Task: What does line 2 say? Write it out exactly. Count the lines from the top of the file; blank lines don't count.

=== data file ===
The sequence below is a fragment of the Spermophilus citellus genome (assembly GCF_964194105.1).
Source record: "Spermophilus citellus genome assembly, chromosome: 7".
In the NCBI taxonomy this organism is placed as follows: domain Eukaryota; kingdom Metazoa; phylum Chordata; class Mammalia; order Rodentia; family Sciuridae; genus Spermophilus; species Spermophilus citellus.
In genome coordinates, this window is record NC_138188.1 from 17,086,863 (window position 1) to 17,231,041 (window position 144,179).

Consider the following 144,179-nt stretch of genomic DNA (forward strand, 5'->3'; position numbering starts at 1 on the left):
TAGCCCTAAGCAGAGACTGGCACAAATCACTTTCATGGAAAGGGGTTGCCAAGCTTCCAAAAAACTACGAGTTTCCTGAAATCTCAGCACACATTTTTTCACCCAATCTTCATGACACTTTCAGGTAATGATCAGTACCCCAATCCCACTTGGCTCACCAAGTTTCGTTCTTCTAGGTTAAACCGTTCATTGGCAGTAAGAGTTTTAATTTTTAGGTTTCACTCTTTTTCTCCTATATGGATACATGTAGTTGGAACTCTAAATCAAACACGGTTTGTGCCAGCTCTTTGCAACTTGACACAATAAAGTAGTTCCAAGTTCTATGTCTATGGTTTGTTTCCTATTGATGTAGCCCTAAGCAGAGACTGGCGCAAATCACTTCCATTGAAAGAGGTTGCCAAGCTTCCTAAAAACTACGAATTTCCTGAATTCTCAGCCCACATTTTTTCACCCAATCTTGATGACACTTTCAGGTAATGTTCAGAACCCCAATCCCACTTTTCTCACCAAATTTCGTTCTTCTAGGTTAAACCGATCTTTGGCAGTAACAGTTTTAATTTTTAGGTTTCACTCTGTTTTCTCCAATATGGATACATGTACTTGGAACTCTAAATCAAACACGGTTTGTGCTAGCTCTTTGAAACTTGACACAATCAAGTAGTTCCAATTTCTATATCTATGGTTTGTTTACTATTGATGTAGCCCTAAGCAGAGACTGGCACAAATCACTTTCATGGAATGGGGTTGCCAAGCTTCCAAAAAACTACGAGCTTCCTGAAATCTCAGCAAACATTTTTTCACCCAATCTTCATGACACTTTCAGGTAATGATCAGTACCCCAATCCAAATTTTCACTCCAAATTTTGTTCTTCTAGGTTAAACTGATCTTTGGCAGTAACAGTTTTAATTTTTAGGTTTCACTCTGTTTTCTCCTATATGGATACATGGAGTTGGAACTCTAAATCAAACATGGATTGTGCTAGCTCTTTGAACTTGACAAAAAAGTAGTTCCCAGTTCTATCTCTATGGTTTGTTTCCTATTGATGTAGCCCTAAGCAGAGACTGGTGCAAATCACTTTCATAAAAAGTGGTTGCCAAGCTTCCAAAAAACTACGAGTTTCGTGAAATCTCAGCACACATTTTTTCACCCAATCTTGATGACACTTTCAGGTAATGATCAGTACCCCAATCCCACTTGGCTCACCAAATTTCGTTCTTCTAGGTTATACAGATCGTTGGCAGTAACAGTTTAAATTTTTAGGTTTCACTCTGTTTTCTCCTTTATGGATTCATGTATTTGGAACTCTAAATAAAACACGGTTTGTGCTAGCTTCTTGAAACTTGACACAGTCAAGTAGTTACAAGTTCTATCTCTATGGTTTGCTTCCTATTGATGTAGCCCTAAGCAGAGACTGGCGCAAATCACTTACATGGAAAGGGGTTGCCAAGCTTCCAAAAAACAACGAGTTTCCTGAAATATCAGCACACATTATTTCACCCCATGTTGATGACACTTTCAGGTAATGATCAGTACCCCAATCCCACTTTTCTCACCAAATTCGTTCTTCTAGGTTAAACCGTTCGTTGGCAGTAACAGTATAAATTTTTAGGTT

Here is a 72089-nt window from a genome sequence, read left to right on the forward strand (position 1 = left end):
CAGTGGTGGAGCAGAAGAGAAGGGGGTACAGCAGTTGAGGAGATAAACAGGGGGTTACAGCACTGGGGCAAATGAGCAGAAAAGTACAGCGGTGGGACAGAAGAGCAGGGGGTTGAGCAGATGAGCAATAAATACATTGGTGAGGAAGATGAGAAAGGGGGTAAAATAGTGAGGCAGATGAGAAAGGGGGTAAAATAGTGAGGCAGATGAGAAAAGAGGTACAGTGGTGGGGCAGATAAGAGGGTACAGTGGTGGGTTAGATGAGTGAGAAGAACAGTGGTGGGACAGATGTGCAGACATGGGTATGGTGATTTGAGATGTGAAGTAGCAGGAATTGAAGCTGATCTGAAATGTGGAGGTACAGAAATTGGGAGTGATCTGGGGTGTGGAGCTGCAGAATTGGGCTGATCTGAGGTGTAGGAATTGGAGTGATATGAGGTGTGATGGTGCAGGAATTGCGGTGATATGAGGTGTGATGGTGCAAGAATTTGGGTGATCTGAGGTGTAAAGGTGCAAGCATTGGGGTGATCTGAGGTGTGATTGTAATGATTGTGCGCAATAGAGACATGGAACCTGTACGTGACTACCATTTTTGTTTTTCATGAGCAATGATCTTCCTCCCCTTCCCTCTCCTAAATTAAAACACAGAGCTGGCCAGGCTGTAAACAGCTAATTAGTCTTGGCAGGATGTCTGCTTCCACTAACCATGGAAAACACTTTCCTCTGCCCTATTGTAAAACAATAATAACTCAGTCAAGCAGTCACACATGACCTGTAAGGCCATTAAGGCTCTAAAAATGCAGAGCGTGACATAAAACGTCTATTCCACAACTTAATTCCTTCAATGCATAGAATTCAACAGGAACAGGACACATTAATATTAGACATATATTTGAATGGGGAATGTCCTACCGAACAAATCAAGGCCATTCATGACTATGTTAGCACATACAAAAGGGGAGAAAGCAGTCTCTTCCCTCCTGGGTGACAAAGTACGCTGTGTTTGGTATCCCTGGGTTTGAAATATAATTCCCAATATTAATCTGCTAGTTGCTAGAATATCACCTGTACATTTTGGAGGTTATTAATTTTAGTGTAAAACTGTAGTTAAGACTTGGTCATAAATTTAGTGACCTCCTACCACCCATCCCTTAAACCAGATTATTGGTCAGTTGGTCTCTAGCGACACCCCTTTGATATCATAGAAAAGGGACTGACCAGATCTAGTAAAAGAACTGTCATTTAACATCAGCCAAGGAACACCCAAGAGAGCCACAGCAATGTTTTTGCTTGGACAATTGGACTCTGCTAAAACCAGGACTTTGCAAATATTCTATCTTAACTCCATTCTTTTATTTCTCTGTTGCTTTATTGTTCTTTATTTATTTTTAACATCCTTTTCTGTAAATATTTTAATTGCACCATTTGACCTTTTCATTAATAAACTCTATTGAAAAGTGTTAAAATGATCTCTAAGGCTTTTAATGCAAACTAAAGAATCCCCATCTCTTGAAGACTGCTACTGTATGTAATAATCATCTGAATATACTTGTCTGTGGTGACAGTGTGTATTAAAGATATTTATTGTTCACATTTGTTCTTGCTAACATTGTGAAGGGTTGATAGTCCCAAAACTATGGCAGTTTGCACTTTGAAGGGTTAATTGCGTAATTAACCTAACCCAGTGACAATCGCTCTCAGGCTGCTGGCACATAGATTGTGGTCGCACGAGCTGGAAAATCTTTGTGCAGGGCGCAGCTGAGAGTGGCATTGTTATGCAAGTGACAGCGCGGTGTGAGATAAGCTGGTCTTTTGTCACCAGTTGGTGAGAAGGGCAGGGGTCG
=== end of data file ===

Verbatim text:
Source record: "Spermophilus citellus genome assembly, chromosome: 7".